Iran ready for challenge of terror and oil drop

Source:Global Times Published: 2015-2-12 23:03:01

Ali Asghar Khaji Photo: Li Hao/GT

Editor's Note:

This Wednesday marks the 36th anniversary of the victory of the Islamic Revolution in Iran. Where does Iran stand now in the international arena? What is Iran's stance in fighting against Islamic State (IS) and its stance on the nuclear issue? Global Times (GT) reporters Chen Ping and Li Aixin interviewed Ali Asghar Khaji (Khaji), Iran's Ambassador to China on these issues.

GT: What kind of challenges are China and Iran facing to further deepen the bilateral relations?

Khaji: Fortunately, both countries have had no challenging issue between them throughout their history. There are some countries that wish to affect relations between Iran and China. There is a joint responsibility on both sides not to allow any third party to affect the healthy relations between us.

We don't have very strong institutionalized exchanges and contacts among our young people, researchers, think-tanks and people. Therefore, our knowledge of each other is limited. Even more importantly, unfortunately, most of the news about my country, broadcast in your country, and the news in your country, broadcast in my country, are obtained through third party sources.

Indeed, correcting this weakness in our relations will be one of my priorities during my tenure in China.

GT: The talks on the nuclear issue have been extended till the end of June this year, but no clear indication has been made of how to bridge fundamental differences. What are the main obstacles on both sides? And under what conditions do you think can a consensus be reached?

Khaji: Before answering the question, first of all, I would like to express my appreciation of the very constructive role that China has been playing in the 5+1 negotiations.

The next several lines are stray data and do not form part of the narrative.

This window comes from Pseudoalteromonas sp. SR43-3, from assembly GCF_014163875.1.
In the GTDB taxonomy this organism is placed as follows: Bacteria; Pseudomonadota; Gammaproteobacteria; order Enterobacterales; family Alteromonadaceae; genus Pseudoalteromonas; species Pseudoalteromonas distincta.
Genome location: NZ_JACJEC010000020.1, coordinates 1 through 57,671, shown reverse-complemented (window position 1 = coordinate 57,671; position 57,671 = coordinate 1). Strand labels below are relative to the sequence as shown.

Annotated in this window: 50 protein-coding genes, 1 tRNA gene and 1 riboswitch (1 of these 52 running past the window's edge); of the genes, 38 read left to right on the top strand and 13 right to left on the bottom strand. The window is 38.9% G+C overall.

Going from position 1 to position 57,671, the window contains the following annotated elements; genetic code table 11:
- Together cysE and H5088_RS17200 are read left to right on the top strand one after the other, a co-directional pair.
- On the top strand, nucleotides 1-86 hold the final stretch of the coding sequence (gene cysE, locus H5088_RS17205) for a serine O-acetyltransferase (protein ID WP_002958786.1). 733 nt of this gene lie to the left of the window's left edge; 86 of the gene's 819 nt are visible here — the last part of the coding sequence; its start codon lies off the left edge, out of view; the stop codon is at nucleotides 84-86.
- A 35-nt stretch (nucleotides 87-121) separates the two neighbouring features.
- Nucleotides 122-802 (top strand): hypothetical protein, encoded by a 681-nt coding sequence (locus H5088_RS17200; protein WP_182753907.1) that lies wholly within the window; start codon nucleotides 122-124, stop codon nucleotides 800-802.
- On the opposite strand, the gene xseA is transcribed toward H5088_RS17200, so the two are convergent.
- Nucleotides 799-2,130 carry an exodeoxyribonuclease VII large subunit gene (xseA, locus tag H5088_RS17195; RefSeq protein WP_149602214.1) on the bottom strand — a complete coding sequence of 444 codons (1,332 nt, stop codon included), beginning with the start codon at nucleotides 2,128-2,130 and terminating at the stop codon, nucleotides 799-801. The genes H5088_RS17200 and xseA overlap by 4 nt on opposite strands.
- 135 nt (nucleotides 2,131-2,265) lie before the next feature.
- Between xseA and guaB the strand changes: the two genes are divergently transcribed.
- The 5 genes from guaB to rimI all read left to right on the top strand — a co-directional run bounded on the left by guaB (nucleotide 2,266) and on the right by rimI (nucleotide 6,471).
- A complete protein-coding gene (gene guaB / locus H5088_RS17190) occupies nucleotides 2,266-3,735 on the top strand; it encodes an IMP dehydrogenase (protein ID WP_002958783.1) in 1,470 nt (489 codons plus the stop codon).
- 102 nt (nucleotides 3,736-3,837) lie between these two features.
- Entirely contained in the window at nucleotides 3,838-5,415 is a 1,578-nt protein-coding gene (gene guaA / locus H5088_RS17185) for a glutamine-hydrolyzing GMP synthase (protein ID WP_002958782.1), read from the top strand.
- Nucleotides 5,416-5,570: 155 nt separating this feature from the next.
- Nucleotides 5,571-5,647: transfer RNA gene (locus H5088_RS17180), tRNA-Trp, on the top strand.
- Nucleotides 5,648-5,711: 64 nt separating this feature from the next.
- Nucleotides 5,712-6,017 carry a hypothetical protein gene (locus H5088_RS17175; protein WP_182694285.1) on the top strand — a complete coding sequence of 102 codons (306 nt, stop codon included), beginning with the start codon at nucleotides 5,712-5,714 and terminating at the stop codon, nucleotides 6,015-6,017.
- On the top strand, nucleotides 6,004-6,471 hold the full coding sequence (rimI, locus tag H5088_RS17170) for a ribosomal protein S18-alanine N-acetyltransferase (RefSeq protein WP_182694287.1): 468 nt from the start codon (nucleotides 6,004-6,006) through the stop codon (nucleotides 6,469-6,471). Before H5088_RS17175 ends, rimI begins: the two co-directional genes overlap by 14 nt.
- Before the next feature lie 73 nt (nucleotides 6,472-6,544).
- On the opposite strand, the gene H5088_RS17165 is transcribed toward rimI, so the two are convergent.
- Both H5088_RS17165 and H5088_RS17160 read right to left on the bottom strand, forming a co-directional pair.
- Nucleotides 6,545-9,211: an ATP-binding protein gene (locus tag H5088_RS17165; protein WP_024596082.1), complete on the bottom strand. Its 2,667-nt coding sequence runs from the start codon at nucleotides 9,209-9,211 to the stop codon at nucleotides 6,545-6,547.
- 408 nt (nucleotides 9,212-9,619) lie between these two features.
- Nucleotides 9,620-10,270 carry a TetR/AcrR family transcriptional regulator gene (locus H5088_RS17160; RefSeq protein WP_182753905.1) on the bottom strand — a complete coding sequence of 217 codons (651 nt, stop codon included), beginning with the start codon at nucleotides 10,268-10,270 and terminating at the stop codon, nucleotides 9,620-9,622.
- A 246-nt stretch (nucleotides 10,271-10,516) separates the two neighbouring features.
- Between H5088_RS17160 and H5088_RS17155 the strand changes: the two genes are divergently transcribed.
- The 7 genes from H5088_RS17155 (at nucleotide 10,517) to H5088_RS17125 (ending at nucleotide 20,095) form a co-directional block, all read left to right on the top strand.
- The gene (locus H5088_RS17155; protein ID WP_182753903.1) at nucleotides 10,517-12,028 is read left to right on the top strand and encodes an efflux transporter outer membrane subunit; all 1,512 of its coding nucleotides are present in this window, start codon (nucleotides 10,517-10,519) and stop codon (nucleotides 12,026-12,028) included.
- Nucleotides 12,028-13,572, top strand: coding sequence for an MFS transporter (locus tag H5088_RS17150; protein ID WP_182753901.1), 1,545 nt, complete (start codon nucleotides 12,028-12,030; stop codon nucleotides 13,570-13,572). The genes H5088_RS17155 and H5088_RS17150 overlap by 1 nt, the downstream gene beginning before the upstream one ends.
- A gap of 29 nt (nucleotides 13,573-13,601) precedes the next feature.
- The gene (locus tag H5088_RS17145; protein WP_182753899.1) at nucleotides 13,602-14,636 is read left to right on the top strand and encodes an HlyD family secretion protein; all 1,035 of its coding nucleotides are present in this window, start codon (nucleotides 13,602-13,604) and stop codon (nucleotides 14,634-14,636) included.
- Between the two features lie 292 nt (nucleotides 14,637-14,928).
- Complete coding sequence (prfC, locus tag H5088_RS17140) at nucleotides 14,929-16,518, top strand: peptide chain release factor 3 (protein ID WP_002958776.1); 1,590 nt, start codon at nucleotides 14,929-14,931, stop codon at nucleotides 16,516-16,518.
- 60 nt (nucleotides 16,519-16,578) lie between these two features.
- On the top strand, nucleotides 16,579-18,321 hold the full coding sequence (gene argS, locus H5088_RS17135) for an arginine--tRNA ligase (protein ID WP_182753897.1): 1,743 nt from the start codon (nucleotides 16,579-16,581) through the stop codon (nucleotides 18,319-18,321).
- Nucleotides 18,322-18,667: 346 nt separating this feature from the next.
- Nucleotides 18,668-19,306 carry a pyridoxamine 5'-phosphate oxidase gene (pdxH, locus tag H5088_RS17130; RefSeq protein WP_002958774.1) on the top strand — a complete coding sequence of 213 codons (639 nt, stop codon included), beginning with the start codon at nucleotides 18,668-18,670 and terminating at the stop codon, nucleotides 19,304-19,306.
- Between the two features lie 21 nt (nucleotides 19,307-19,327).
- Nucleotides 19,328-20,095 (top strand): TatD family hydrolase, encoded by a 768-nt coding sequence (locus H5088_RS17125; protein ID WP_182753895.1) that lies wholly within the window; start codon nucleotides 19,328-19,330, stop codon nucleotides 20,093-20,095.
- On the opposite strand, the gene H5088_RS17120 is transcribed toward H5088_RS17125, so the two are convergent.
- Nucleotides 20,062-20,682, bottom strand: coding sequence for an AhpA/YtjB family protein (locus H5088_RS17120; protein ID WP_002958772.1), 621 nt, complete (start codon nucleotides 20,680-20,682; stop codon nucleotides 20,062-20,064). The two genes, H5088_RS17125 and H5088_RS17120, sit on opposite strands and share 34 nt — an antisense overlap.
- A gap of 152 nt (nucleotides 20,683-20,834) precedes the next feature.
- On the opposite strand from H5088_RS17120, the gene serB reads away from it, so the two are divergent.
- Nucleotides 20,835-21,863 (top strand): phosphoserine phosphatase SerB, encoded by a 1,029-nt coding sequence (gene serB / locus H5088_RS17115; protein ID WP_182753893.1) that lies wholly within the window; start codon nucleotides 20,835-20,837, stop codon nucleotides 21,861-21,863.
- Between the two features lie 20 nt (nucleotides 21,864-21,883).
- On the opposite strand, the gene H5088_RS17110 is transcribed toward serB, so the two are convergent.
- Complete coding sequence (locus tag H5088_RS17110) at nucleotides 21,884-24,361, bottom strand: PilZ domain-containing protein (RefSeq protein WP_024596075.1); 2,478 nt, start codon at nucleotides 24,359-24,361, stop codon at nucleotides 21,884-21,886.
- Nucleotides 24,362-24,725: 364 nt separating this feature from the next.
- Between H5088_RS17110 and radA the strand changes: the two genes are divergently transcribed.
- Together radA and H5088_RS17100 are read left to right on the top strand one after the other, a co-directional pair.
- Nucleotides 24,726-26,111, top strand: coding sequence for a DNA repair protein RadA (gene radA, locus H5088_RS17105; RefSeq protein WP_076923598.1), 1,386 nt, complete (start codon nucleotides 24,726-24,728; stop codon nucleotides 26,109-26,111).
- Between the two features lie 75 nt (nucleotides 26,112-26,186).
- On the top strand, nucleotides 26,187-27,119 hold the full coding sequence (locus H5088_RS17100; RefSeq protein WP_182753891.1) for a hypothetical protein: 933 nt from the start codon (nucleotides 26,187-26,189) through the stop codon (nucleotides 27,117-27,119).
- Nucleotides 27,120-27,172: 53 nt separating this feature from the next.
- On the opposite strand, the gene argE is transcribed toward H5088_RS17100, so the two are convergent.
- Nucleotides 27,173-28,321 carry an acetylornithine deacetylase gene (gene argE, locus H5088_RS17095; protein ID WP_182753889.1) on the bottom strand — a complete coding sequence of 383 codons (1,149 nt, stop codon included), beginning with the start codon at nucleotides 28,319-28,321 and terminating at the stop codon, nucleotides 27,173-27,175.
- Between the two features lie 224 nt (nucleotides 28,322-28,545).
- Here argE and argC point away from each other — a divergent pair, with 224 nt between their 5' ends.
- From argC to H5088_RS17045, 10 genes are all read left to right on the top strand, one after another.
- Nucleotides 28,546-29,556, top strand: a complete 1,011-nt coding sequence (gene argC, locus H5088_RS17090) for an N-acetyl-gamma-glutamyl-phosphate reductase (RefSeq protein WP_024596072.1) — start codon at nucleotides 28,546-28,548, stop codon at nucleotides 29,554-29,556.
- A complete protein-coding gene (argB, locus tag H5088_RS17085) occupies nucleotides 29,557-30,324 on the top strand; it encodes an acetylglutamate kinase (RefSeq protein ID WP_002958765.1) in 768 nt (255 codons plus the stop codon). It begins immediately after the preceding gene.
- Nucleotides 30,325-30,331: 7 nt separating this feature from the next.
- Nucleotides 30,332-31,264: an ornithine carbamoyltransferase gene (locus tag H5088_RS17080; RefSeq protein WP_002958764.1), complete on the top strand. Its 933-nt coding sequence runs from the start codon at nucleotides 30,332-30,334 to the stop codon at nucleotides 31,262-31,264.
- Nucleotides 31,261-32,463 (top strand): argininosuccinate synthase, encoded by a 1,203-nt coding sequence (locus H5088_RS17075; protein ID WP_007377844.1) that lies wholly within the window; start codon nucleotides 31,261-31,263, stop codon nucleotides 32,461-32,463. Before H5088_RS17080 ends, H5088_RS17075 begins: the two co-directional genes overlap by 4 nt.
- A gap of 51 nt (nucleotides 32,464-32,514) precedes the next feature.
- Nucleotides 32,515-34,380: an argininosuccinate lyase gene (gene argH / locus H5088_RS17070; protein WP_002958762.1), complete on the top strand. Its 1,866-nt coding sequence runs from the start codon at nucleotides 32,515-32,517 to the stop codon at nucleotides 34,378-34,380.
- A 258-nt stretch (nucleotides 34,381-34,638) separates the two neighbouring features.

Actually, the answer to your question is very simple. The other side has their political agenda; they are holding a double standard over this issue.

From the beginning, Iran has always said that it is pursuing nuclear energy for peaceful purposes. It has always been our motto that peaceful nuclear energy should be for all. Everyone should benefit from it. And nuclear weapons should be for none. But they apply a double standard and put political pressure on Iran.

A regime that has produced nuclear weapons and has been threatening our region throughout its history is protected by the West. On the contrary, my country has always stressed its peaceful goals.

Throughout the history of the International Atomic Energy Agency (IAEA), Iran has been the only country which has had the highest level of cooperation with it, more than any other country. And yet we are under sanctions. We are ready to do clarification over our peaceful nuclear activities. We are a signatory to the Non-Proliferation Treaty (NPT). We know that we have to fulfill our obligations. We also believe that we should benefit from our rights under the NPT. We are expecting to reach a fair solution to solve the nuclear issue in a fair and just manner.

GT: We are experiencing a rapid fall in oil prices. How has the fall in oil prices affected Iran's budget and plans?